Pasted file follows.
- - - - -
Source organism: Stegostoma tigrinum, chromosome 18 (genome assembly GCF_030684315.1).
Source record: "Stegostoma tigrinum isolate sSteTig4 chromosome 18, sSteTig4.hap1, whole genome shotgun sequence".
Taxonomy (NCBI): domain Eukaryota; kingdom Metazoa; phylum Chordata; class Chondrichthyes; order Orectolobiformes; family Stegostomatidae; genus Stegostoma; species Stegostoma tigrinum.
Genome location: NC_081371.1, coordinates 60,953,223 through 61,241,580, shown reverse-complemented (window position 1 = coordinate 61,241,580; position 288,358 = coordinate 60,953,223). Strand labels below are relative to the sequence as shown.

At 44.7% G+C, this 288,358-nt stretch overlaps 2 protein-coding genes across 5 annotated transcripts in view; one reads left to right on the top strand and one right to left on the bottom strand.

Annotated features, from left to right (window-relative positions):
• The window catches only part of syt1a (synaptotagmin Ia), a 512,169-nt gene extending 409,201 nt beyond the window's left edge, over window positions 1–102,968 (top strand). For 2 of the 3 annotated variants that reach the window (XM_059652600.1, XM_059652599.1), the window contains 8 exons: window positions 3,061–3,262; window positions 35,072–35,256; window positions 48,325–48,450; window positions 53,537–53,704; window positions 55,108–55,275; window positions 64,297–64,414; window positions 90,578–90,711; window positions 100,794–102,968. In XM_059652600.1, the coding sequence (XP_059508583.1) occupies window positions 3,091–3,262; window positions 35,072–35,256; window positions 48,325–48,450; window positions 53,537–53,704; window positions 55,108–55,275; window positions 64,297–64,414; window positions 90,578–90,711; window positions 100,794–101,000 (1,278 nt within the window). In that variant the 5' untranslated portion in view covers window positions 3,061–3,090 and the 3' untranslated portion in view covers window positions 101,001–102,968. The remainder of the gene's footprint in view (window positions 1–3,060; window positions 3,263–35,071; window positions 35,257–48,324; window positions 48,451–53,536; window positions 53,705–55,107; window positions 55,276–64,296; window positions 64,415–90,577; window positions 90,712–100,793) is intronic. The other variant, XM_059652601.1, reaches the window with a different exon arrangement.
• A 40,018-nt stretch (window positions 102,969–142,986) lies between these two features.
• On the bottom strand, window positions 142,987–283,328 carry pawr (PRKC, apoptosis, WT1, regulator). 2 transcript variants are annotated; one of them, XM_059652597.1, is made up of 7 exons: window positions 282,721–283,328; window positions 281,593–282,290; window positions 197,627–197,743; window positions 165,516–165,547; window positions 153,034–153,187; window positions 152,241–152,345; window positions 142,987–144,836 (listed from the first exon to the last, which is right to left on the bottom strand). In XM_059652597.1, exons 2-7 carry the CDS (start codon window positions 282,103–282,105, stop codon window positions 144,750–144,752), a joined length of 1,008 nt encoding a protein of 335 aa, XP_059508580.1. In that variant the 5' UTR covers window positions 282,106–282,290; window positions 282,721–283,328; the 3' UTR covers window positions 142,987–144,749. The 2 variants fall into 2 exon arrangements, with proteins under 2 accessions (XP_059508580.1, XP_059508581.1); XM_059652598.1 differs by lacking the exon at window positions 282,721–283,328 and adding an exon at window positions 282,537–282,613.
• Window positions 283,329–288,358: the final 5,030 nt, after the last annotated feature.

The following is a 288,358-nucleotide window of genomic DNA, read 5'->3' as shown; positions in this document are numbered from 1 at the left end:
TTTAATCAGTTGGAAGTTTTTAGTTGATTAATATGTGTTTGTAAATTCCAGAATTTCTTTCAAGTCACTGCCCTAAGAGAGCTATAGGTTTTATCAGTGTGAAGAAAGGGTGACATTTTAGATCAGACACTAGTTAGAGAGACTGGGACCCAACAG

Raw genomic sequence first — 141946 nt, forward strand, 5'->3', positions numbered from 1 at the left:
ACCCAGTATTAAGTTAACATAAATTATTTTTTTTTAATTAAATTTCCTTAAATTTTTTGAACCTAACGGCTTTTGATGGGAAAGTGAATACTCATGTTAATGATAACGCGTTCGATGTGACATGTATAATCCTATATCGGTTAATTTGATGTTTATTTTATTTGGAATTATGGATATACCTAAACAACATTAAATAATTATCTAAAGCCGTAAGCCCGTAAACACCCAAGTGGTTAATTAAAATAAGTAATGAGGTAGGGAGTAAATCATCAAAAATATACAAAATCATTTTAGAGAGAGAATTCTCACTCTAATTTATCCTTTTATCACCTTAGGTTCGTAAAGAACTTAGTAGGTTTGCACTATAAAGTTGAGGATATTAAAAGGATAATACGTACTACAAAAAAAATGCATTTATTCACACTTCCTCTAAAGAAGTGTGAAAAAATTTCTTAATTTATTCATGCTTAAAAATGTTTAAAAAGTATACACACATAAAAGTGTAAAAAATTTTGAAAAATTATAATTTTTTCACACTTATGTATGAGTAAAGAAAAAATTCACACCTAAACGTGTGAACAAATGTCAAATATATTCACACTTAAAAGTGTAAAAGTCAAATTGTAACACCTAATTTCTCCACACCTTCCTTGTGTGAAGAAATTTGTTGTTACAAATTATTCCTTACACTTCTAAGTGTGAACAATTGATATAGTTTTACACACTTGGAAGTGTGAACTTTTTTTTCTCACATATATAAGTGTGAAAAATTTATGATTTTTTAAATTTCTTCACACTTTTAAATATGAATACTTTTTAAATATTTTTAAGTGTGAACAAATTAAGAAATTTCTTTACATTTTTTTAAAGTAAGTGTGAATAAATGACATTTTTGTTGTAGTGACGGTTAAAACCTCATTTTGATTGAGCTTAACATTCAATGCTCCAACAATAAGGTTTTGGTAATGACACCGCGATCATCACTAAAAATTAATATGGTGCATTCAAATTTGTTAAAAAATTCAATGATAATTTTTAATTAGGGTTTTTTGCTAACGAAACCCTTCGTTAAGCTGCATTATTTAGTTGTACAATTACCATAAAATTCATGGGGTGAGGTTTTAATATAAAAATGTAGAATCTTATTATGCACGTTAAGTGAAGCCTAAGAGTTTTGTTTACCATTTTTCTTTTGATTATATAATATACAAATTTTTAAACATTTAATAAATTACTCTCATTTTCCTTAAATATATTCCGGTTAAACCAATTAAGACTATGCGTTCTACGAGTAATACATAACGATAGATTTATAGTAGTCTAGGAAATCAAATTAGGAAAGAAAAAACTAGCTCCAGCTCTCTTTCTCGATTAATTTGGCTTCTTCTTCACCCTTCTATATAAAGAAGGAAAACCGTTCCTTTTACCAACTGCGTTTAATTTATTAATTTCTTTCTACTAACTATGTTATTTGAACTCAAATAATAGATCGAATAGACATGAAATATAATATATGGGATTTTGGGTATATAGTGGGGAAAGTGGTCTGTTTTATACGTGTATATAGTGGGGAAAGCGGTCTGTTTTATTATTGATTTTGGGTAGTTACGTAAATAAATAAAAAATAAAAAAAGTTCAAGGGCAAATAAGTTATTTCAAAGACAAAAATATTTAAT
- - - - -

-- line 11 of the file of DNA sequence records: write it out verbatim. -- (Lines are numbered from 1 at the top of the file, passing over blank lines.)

The following is a 288,358-nucleotide window of genomic DNA, read 5'->3' as shown; positions in this document are numbered from 1 at the left end: